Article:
From the Operative Notes: “The prominent conjunctival inclusion cysts nasal and infranasal were dissected. They were filled with silicone oil, which was removed and the wall of the cyst was excised. Smaller cysts inferiorly were also excised. They also contained silicone oil. The conjunctiva was opened in small limbal peritomies inferotemporally, supratemporally and supranasally. Sclerotomy sites were fashioned 3 mm posterior to the limbus at the 8:00, 10:00 and 2:00 positions. Infusion port was secured inferotemporally with 5-0 Mersilene. Direct inspection through the pupil showed the tip to be unobstructed. Silicone oil was removed. It appeared to be 5000 centistoke oil. Several air-fluid exchanges were performed to facilitate further removal of the oil, although the crystal lens which is made of silicone did bind to some of the silicone oil. Triescence was placed over the macula and pick and forceps was used to elevate a sheet of epiretinal membrane off the macula.”

Diagnosis Codes

1. T85.698A Other mechanical complication of other specified internal prosthetic devices, implants and grafts

2. H35.371 Epiretinal membrane, right eye

3. H11.441 Conjunctival cysts, right eye

4. Z98.89 Personal history of surgery

CODING FOR LENSECTOMY

Applicable Codes

66850 Removal of lens material; phacofragmentation technique, mechanical or ultrasonic (eg, phacoemulsification), with aspiration

66852 pars plana approach, with or without vitrectomy

Q: Is 66850 or 66852 used when performing lensectomy surgery associated with a vitrectomy and ERM peel or macular hole repair?

A: There is a parenthetical comment in CPT following the listing of the vitrectomy codes that mandates “(For associated lensectomy, use 66850).” This is confusing because 66850 is an anterior approach code. It seems more logical to choose 66852 due to the words “pars plana” in the description. However, for Medicare, the claim will not be paid because, under the NCCI, 66852 is bundled with all vitrectomy and retinal detachment repair codes.

CODING FOR ERM PEELING AND REPAIR OF MACULAR HOLE

Applicable Codes

67041 Vitrectomy, mechanical, pars plana approach; with removal of preretinal cellular membrane (eg, macular pucker)

67042 Vitrectomy, mechanical, pars plana approach; with removal of internal limiting membrane of retina (eg, for repair of macular hole, diabetic macular edema), includes, if performed, intraocular tamponade (ie, air, gas or silicone oil)

Q: Does the peeling of the internal limiting membrane (ILM) matter? What diagnoses can you use with each code (eg, macular pucker vs macular cyst vs macular hole?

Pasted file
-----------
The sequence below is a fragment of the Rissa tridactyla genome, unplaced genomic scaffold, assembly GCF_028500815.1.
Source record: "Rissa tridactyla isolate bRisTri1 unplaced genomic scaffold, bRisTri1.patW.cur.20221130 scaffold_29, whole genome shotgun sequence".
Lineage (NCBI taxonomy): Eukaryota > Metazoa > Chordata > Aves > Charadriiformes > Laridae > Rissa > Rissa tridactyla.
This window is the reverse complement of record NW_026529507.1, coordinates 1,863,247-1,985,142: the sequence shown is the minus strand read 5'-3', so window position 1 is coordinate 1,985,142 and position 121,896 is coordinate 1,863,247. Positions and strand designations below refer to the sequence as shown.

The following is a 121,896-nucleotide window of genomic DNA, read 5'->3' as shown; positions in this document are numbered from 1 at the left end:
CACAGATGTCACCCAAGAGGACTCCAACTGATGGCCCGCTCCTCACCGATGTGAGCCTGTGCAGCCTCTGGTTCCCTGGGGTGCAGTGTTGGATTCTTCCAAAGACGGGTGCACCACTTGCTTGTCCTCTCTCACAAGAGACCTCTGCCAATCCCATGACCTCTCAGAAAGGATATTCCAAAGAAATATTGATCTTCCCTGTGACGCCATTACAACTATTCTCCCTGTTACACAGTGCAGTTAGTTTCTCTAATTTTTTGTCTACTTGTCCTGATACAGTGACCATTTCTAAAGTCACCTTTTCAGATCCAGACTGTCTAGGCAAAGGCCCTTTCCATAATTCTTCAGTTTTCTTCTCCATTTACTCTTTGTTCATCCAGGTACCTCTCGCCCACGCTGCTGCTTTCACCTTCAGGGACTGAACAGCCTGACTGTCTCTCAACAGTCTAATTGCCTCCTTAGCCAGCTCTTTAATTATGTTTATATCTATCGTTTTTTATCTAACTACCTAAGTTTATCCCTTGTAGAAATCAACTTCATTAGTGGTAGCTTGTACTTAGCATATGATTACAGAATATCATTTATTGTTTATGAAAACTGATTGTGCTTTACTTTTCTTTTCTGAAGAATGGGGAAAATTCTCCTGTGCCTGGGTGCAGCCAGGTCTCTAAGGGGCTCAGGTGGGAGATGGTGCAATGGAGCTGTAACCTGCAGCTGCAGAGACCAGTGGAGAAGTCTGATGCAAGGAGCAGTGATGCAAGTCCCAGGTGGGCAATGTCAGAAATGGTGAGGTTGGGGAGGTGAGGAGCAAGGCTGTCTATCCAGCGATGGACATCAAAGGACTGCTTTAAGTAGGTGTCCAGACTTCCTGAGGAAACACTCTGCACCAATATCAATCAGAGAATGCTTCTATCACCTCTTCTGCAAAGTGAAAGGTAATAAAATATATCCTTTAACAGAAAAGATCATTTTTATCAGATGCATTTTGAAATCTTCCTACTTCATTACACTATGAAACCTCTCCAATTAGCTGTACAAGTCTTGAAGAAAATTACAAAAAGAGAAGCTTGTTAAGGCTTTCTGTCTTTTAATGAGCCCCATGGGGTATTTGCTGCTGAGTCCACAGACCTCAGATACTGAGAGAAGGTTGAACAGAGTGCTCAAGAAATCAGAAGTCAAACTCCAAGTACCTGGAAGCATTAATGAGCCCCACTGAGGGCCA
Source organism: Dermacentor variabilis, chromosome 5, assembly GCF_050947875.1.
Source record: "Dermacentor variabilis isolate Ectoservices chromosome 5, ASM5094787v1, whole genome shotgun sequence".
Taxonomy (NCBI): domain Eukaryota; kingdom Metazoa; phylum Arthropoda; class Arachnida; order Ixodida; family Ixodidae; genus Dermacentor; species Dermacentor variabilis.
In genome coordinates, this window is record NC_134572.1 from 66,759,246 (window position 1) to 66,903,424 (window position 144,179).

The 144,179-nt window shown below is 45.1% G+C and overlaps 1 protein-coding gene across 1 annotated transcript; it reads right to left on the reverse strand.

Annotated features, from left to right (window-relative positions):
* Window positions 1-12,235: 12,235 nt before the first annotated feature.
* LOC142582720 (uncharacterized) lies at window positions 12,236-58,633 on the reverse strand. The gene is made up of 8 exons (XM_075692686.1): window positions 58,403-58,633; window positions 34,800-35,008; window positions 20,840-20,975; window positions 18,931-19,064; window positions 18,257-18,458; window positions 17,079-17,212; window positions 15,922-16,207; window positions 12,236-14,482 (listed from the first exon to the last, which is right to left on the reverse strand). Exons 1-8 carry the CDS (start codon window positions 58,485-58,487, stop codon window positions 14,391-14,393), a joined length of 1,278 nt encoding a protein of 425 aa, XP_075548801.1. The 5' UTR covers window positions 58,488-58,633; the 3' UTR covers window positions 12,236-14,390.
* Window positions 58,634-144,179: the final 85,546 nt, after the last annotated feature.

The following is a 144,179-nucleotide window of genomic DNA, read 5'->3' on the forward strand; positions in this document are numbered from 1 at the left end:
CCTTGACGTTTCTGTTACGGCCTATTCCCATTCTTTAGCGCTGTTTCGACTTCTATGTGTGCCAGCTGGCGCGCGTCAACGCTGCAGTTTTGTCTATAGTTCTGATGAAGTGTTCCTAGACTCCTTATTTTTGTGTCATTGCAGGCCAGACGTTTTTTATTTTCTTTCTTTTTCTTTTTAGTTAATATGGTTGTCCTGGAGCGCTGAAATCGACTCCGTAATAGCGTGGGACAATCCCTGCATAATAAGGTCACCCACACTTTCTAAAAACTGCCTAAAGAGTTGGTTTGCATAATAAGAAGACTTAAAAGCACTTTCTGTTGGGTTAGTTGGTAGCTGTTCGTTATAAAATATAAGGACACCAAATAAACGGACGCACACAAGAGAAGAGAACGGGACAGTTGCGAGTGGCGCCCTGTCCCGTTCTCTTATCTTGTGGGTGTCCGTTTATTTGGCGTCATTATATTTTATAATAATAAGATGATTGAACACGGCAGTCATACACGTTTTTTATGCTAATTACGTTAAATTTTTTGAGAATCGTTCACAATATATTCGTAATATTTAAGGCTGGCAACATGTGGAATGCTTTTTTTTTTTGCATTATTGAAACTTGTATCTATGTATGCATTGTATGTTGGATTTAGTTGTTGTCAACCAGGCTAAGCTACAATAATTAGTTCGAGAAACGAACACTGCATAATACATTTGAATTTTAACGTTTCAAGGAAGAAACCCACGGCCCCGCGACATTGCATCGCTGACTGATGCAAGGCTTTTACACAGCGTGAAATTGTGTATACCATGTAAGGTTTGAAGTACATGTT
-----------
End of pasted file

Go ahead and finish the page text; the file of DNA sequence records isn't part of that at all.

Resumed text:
A: When an ERM peel is performed to correct macular pucker, the proper coding is 67041; if the ILM is also peeled, 67042 is not additive to the procedure—in fact, the two codes are bundled. Thus, it is the purpose of the surgery, combined with which procedure was medically necessary in fulfilling that purpose, that determines the code selection. When coding more complicated cases in which both procedures were performed, it is important to check the Medicare payments each year and choose the higher paying one.

The method of repair for code 67042 is by definition peeling of the ILM. The peeling of the ILM is inherent and is the procedure.

So, in a way, peeling of the ILM does not matter because it is bundled into 67041 and is de facto 67042.

The basic ICD-10-CM diagnosis for each code is as follows:

H35.34- Macular cyst, hole or pseudohole

H35.37- Puckering of macula

The last digit (signified by -) is to be added to indicate right, left, bilateral, or unspecified eye—1, 2, 3, or 9, respectively.

SURGERY INVOLVING IOL REMOVAL OR REPOSITIONING

Applicable Codes

66682 Suture of iris, ciliary body (separate procedure) with retrieval of suture through small incision (eg, McCannel suture)

66985 Insertion of intraocular lens prosthesis (secondary implant) not associated with concurrent cataract removal

66986 Exchange of intraocular lens

66825 Repositioning of intraocular lens prosthesis, requiring an incision

66850 Removal of lens material; phacofragmentation technique, mechanical or ultrasonic (eg, phacoemulsification), with aspiration

67036 Vitrectomy, mechanical, pars plana approach;

67108 Repair of retinal detachment; with vitrectomy, any method including, when performed, air or gas tamponade, focal endolaser photocoagulation, cryotherapy, drainage of subretinal fluid, scleral buckling, and/or removal of lens by same technique

67121 Removal of implanted material, posterior segment; intraocular

Q: What is the proper coding for vitrectomy, IOL removal, and suturing of a new IOL? Should it be 67036 and then IOL exchange, or 67036 with IOL removal (posterior segment) and then suturing?

A: This is a complicated question, and the answer depends on the specific clinical situation. The coding involves the use of different CPT codes and selection of the proper codes depending on the maneuvers performed. It frequently involves application of modifier 59 for unbundling code pair edits that appear in the NCCI.

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A perusal of the applicable codes for this section reveals a mixture of anterior and posterior segment codes that are often utilized in combination with each other. Code 67121 was first issued for coding retrieval of an IOL that had fallen into the posterior segment. Different coding sequences may often be used for the same case, which further complicates the issue when both ways are correct (see Case No. 4 in my November/December 2016 column in Retina Today).2